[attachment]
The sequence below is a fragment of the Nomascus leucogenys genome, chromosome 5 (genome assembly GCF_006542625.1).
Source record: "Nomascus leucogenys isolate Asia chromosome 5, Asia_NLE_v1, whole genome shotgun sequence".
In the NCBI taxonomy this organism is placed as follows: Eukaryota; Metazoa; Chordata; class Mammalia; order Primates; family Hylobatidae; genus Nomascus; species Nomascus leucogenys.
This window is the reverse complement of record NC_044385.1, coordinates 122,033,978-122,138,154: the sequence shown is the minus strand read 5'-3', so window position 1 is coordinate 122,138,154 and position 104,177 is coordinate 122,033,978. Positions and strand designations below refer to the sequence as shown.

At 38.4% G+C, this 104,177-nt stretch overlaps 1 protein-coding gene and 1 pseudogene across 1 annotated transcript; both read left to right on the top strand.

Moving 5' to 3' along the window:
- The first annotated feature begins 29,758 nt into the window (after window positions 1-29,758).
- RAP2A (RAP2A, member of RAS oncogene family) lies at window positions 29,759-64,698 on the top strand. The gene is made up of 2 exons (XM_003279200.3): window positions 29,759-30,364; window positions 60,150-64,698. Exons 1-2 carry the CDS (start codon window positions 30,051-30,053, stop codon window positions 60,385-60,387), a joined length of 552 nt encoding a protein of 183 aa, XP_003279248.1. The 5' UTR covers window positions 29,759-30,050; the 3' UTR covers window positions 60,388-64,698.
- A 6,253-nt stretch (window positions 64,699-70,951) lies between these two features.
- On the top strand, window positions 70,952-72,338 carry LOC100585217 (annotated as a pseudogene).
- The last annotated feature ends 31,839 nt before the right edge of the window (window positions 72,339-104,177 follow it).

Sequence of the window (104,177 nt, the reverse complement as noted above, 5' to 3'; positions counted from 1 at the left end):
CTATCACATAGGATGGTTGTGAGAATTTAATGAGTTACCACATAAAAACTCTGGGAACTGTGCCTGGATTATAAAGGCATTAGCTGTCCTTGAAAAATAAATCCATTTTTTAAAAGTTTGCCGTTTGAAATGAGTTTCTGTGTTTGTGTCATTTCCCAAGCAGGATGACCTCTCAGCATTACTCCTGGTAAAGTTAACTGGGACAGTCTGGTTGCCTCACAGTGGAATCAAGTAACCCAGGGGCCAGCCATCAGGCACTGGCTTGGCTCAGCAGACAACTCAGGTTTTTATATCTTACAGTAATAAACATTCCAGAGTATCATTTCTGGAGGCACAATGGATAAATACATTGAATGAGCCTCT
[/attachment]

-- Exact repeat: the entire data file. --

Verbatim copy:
The sequence below is a fragment of the Nomascus leucogenys genome, chromosome 5 (genome assembly GCF_006542625.1).
Source record: "Nomascus leucogenys isolate Asia chromosome 5, Asia_NLE_v1, whole genome shotgun sequence".
In the NCBI taxonomy this organism is placed as follows: Eukaryota; Metazoa; Chordata; class Mammalia; order Primates; family Hylobatidae; genus Nomascus; species Nomascus leucogenys.
This window is the reverse complement of record NC_044385.1, coordinates 122,033,978-122,138,154: the sequence shown is the minus strand read 5'-3', so window position 1 is coordinate 122,138,154 and position 104,177 is coordinate 122,033,978. Positions and strand designations below refer to the sequence as shown.

At 38.4% G+C, this 104,177-nt stretch overlaps 1 protein-coding gene and 1 pseudogene across 1 annotated transcript; both read left to right on the top strand.

Moving 5' to 3' along the window:
- The first annotated feature begins 29,758 nt into the window (after window positions 1-29,758).
- RAP2A (RAP2A, member of RAS oncogene family) lies at window positions 29,759-64,698 on the top strand. The gene is made up of 2 exons (XM_003279200.3): window positions 29,759-30,364; window positions 60,150-64,698. Exons 1-2 carry the CDS (start codon window positions 30,051-30,053, stop codon window positions 60,385-60,387), a joined length of 552 nt encoding a protein of 183 aa, XP_003279248.1. The 5' UTR covers window positions 29,759-30,050; the 3' UTR covers window positions 60,388-64,698.
- A 6,253-nt stretch (window positions 64,699-70,951) lies between these two features.
- On the top strand, window positions 70,952-72,338 carry LOC100585217 (annotated as a pseudogene).
- The last annotated feature ends 31,839 nt before the right edge of the window (window positions 72,339-104,177 follow it).

Sequence of the window (104,177 nt, the reverse complement as noted above, 5' to 3'; positions counted from 1 at the left end):
CTATCACATAGGATGGTTGTGAGAATTTAATGAGTTACCACATAAAAACTCTGGGAACTGTGCCTGGATTATAAAGGCATTAGCTGTCCTTGAAAAATAAATCCATTTTTTAAAAGTTTGCCGTTTGAAATGAGTTTCTGTGTTTGTGTCATTTCCCAAGCAGGATGACCTCTCAGCATTACTCCTGGTAAAGTTAACTGGGACAGTCTGGTTGCCTCACAGTGGAATCAAGTAACCCAGGGGCCAGCCATCAGGCACTGGCTTGGCTCAGCAGACAACTCAGGTTTTTATATCTTACAGTAATAAACATTCCAGAGTATCATTTCTGGAGGCACAATGGATAAATACATTGAATGAGCCTCT